In the Heart of the Sea
|Subject||New England, whaling|
|May 8, 2000|
|Media type||Print, e-book|
In the Heart of the Sea: The Tragedy of the Whaleship Essex is a book by American writer Nathaniel Philbrick about the loss of the whaler Essex in the Pacific Ocean in 1820. The book was published by Viking Press on May 8, 2000, and won the 2000 National Book Award for Nonfiction. It was adapted into a film of the same name, which came out in late 2015.
The Essex, an American whaleship from Nantucket, Massachusetts, sank after a sperm whale attacked it in the Pacific Ocean in November 1820. Having lost their ship, the crew of the Essex attempted to sail to South America in whaleboats. After suffering from starvation and dehydration, most of the crew died before the survivors were rescued in February 1821.
In retelling the story of the crew's ordeal, Philbrick utilizes an account written by Thomas Nickerson, who was a teenage cabin boy on board the Essex and wrote about the experience in his old age; Nickerson's account was found in 1960 but was not authenticated until 1980. In 1984, an abridged version of his account was finally published. The book also utilizes the better known account of Owen Chase, the ship's first mate, which was published soon after the ordeal.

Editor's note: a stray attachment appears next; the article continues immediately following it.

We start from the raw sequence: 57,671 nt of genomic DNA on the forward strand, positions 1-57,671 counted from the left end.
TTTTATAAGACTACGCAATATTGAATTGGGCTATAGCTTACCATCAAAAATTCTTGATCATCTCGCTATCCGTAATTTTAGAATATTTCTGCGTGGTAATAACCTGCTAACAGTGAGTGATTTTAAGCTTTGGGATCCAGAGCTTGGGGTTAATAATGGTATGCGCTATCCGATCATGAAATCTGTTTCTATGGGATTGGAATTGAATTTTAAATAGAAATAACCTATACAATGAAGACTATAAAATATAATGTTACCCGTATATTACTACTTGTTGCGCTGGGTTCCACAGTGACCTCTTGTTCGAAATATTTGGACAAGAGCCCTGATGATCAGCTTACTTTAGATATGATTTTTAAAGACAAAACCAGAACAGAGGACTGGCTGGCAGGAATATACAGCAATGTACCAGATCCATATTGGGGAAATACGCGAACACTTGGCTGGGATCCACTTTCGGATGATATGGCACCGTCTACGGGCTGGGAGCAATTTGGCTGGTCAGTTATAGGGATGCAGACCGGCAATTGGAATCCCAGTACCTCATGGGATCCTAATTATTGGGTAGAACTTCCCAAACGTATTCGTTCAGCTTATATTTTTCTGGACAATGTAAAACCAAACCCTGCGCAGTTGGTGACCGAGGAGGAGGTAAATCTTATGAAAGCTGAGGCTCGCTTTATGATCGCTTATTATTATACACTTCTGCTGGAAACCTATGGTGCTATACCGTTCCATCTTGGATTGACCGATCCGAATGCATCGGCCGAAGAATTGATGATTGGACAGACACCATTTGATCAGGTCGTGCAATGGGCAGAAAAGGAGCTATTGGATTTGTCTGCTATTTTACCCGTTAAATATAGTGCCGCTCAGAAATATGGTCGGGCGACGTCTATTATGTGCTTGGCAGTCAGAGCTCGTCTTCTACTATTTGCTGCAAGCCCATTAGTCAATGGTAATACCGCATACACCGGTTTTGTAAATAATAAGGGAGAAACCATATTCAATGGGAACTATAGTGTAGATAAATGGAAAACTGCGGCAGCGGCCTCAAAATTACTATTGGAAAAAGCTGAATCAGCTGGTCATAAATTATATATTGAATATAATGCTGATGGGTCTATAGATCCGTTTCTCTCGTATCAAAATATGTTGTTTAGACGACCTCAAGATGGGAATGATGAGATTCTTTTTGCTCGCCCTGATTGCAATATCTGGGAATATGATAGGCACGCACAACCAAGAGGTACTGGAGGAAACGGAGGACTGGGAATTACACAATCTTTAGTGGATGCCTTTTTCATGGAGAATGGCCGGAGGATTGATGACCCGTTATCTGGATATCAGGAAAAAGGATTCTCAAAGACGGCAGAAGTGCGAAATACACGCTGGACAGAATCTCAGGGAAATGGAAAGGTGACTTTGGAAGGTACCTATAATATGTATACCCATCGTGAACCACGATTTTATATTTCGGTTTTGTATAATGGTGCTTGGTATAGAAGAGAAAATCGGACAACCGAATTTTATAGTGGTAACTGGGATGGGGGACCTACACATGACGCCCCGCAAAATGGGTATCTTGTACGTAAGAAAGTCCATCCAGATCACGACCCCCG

The story was adapted into a feature film by director Ron Howard, starring Chris Hemsworth, Ben Whishaw, and Cillian Murphy. Advertising for the film points out that the historical story inspired the Moby Dick mythology.
- Ann Alexander, a ship sunk by a whale on August 20, 1851
- Philbrick, Nathaniel (2001). In the Heart of the Sea: The Tragedy of the Whaleship Essex. Penguin Books. pp. xiv–xv. ISBN 0-14-100182-8.
- "National Book Awards – 2000". National Book Foundation. Retrieved 2012-02-20.
- Browne, Julie (29 October 2013). "Cillian Murphy's 'Peaky Blinders' Renewed for a Second Season". The Irish Film & Television Network.
- "In the Heart of the Sea - Final Trailer [HD]". Warner Bros. Pictures & Youtube.com. 1 November 2015. Retrieved 6 November 2015.
In the winter of 1820, the New England whaling ship Essex was assaulted by something no one could believe: a whale of mammoth size and will, and an almost human sense of vengeance. The real-life maritime disaster would inspire Herman Melville’s Moby-Dick. But that told only half the story.